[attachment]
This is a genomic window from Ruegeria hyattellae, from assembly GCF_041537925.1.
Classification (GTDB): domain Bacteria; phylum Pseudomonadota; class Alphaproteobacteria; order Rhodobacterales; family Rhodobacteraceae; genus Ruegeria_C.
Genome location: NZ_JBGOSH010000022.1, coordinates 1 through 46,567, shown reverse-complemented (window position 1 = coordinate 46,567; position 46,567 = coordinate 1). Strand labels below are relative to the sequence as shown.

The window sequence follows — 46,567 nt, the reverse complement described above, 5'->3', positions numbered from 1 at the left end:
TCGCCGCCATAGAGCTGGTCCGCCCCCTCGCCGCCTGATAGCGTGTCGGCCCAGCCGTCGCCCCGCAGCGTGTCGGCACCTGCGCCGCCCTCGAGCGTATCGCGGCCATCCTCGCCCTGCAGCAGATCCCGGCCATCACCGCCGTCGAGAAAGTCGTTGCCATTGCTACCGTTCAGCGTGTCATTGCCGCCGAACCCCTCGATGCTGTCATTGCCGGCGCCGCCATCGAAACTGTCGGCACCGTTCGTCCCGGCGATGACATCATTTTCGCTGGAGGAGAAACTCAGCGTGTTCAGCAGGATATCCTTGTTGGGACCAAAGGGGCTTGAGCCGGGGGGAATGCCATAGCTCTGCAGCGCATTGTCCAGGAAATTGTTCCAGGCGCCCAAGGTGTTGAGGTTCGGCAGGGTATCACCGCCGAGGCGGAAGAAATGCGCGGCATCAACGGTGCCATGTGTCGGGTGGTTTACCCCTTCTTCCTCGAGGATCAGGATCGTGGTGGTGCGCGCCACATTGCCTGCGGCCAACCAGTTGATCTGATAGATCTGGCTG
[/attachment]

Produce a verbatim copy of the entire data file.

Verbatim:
This is a genomic window from Ruegeria hyattellae, from assembly GCF_041537925.1.
Classification (GTDB): domain Bacteria; phylum Pseudomonadota; class Alphaproteobacteria; order Rhodobacterales; family Rhodobacteraceae; genus Ruegeria_C.
Genome location: NZ_JBGOSH010000022.1, coordinates 1 through 46,567, shown reverse-complemented (window position 1 = coordinate 46,567; position 46,567 = coordinate 1). Strand labels below are relative to the sequence as shown.

The window sequence follows — 46,567 nt, the reverse complement described above, 5'->3', positions numbered from 1 at the left end:
TCGCCGCCATAGAGCTGGTCCGCCCCCTCGCCGCCTGATAGCGTGTCGGCCCAGCCGTCGCCCCGCAGCGTGTCGGCACCTGCGCCGCCCTCGAGCGTATCGCGGCCATCCTCGCCCTGCAGCAGATCCCGGCCATCACCGCCGTCGAGAAAGTCGTTGCCATTGCTACCGTTCAGCGTGTCATTGCCGCCGAACCCCTCGATGCTGTCATTGCCGGCGCCGCCATCGAAACTGTCGGCACCGTTCGTCCCGGCGATGACATCATTTTCGCTGGAGGAGAAACTCAGCGTGTTCAGCAGGATATCCTTGTTGGGACCAAAGGGGCTTGAGCCGGGGGGAATGCCATAGCTCTGCAGCGCATTGTCCAGGAAATTGTTCCAGGCGCCCAAGGTGTTGAGGTTCGGCAGGGTATCACCGCCGAGGCGGAAGAAATGCGCGGCATCAACGGTGCCATGTGTCGGGTGGTTTACCCCTTCTTCCTCGAGGATCAGGATCGTGGTGGTGCGCGCCACATTGCCTGCGGCCAACCAGTTGATCTGATAGATCTGGCTG